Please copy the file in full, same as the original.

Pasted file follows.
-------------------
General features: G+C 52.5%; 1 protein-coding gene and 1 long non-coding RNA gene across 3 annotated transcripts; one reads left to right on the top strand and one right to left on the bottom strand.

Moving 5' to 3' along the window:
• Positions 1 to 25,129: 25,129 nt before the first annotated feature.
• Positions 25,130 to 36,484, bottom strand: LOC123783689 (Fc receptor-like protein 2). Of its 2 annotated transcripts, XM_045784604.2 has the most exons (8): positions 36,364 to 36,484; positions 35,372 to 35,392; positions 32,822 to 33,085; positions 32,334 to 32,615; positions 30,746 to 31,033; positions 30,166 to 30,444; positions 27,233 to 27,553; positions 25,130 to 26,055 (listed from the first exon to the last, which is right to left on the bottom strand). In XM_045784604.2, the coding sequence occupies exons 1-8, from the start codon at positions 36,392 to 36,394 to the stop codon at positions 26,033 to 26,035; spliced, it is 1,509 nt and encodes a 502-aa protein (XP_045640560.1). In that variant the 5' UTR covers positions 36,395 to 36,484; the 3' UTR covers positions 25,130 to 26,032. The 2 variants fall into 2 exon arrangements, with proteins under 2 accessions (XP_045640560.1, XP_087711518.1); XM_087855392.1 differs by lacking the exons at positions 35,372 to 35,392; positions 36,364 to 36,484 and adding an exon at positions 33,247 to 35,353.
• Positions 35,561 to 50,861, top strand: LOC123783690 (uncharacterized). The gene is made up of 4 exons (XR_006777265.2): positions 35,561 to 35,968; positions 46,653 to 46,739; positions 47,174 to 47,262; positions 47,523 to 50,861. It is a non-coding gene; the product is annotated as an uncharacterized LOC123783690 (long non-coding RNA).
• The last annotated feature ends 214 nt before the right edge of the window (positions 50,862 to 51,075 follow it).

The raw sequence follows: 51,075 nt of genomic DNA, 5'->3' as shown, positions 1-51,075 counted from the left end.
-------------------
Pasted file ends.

General features: G+C 52.5%; 1 protein-coding gene and 1 long non-coding RNA gene across 3 annotated transcripts; one reads left to right on the top strand and one right to left on the bottom strand.

Moving 5' to 3' along the window:
• Positions 1 to 25,129: 25,129 nt before the first annotated feature.
• Positions 25,130 to 36,484, bottom strand: LOC123783689 (Fc receptor-like protein 2). Of its 2 annotated transcripts, XM_045784604.2 has the most exons (8): positions 36,364 to 36,484; positions 35,372 to 35,392; positions 32,822 to 33,085; positions 32,334 to 32,615; positions 30,746 to 31,033; positions 30,166 to 30,444; positions 27,233 to 27,553; positions 25,130 to 26,055 (listed from the first exon to the last, which is right to left on the bottom strand). In XM_045784604.2, the coding sequence occupies exons 1-8, from the start codon at positions 36,392 to 36,394 to the stop codon at positions 26,033 to 26,035; spliced, it is 1,509 nt and encodes a 502-aa protein (XP_045640560.1). In that variant the 5' UTR covers positions 36,395 to 36,484; the 3' UTR covers positions 25,130 to 26,032. The 2 variants fall into 2 exon arrangements, with proteins under 2 accessions (XP_045640560.1, XP_087711518.1); XM_087855392.1 differs by lacking the exons at positions 35,372 to 35,392; positions 36,364 to 36,484 and adding an exon at positions 33,247 to 35,353.
• Positions 35,561 to 50,861, top strand: LOC123783690 (uncharacterized). The gene is made up of 4 exons (XR_006777265.2): positions 35,561 to 35,968; positions 46,653 to 46,739; positions 47,174 to 47,262; positions 47,523 to 50,861. It is a non-coding gene; the product is annotated as an uncharacterized LOC123783690 (long non-coding RNA).
• The last annotated feature ends 214 nt before the right edge of the window (positions 50,862 to 51,075 follow it).

The raw sequence follows: 51,075 nt of genomic DNA, 5'->3' as shown, positions 1-51,075 counted from the left end.